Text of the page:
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What does curl E = const. on Ω say about E on ∂Ω?

  1. What does "curl E = const." on Ω say about E on ∂Ω?

    Assume I have a simply connected domain Ω and a twice differentiable vector field E for which I know that "∇×E = const." (1) and "∇E = 0" (2) on Ω - I am interested in solving a BC Problem on ∏ = (Ʃ ⊃ Ω)\Ω, the remainder of Ʃ less Ω.

    (1) and (2) imply certain restrictions on the BC on ∏. Question:

    Which are the restrictions equivalent to (1) and (2)?

    By Stokes' theorem, ∫dr·E = ∫dA·const. along the boundary of ∂Ω, but that alone can't possibly be equivalent, can it? I might pick an E which satisfies a certain curve integral value along ∂Ω and which can't satisfy (1) and (2), I assume.

    Context: A conductor is forming a loop the hole in which is pierced by a changing magnetic field - how this can be re-formulated into BCs on the conductor's domain? Can it, at all?
    Last edited: Apr 5, 2013
  2. jcsd
  3. Jano L.

    Jano L. 1,224
    Gold Member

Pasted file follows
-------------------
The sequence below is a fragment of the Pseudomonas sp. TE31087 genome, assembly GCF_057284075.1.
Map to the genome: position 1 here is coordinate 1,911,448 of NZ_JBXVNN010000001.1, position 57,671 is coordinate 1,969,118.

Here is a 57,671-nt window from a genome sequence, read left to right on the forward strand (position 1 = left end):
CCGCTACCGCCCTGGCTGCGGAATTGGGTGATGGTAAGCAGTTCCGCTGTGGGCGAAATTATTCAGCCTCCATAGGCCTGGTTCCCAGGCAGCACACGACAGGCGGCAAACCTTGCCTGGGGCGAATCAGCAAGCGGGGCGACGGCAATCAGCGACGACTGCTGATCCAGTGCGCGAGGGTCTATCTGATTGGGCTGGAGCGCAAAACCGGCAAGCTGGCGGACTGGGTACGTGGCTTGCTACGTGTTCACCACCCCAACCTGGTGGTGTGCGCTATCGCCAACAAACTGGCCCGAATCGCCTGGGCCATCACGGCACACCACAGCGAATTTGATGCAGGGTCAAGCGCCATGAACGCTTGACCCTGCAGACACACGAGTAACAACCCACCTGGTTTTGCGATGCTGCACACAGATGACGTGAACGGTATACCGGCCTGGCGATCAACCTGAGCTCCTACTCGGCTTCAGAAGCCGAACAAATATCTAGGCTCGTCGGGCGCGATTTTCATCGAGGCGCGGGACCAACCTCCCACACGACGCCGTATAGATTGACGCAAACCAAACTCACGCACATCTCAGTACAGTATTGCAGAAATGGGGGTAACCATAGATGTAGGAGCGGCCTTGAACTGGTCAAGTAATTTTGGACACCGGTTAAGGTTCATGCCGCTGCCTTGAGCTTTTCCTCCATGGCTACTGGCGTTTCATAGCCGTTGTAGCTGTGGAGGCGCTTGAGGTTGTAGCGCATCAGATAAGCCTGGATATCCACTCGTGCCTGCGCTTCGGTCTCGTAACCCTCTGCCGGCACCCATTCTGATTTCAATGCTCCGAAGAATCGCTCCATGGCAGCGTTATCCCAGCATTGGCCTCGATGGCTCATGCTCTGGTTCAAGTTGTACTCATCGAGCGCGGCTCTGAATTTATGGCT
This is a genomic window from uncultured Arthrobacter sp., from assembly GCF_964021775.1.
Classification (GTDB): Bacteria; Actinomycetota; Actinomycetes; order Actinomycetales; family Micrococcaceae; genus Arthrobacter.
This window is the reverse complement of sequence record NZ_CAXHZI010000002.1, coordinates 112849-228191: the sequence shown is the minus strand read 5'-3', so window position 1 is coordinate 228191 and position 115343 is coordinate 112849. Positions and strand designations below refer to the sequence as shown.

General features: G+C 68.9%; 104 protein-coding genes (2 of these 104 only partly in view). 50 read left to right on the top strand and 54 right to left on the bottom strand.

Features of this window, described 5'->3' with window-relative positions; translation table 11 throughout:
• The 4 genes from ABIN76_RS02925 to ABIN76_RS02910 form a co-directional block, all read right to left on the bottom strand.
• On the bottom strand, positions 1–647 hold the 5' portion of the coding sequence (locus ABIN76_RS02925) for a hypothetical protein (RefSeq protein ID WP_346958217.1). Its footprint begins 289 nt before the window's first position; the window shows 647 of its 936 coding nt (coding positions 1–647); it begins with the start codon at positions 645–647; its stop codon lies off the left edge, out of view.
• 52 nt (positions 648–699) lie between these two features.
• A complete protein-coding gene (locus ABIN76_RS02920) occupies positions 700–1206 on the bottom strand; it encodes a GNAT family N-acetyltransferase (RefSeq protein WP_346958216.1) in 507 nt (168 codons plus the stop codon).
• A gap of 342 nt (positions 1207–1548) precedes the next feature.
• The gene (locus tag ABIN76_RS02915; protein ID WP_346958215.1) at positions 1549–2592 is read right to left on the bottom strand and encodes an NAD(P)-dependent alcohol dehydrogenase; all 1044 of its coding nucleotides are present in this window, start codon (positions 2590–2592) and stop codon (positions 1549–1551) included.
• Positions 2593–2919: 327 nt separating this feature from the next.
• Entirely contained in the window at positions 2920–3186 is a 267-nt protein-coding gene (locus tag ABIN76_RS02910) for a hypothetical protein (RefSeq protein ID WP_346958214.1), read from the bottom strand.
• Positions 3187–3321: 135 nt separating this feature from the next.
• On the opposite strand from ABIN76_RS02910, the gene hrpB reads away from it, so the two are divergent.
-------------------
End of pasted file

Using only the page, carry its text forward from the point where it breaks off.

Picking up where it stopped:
Starting with the assumptions 1,2 and Maxwell's equations, I do not see how one could arrive at simple boundary conditions. Probably many different boundary conditions are possible.

    On the other hand, for metallic ring in slowly changing magnetic field, the boundary conditions on its surface are known. The electric field E has continuous tangential component, and the normal component has jump proportional to surface charge density. The magnetic field B has continuous normal component, and the tangential component has jump proportional to surface current density. Inside the metallic ring, the current density may be assumed to be proportional to electric field (Ohm's law).
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